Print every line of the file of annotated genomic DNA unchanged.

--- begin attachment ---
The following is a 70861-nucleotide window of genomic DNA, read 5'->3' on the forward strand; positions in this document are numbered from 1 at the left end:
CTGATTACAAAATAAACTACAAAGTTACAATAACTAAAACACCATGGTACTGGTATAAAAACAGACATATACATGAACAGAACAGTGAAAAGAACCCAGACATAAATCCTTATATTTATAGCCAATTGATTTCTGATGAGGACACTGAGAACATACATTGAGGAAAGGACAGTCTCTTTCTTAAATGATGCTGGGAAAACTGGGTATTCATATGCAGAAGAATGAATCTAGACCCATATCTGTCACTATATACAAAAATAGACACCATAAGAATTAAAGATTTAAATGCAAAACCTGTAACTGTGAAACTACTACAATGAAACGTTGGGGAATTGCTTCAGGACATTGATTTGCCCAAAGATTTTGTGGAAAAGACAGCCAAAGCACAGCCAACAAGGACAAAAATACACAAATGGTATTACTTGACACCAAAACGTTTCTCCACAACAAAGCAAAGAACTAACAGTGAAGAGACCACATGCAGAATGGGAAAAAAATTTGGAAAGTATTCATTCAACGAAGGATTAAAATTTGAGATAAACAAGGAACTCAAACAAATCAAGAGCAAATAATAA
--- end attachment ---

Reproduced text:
The following is a 70861-nucleotide window of genomic DNA, read 5'->3' on the forward strand; positions in this document are numbered from 1 at the left end:
CTGATTACAAAATAAACTACAAAGTTACAATAACTAAAACACCATGGTACTGGTATAAAAACAGACATATACATGAACAGAACAGTGAAAAGAACCCAGACATAAATCCTTATATTTATAGCCAATTGATTTCTGATGAGGACACTGAGAACATACATTGAGGAAAGGACAGTCTCTTTCTTAAATGATGCTGGGAAAACTGGGTATTCATATGCAGAAGAATGAATCTAGACCCATATCTGTCACTATATACAAAAATAGACACCATAAGAATTAAAGATTTAAATGCAAAACCTGTAACTGTGAAACTACTACAATGAAACGTTGGGGAATTGCTTCAGGACATTGATTTGCCCAAAGATTTTGTGGAAAAGACAGCCAAAGCACAGCCAACAAGGACAAAAATACACAAATGGTATTACTTGACACCAAAACGTTTCTCCACAACAAAGCAAAGAACTAACAGTGAAGAGACCACATGCAGAATGGGAAAAAAATTTGGAAAGTATTCATTCAACGAAGGATTAAAATTTGAGATAAACAAGGAACTCAAACAAATCAAGAGCAAATAATAA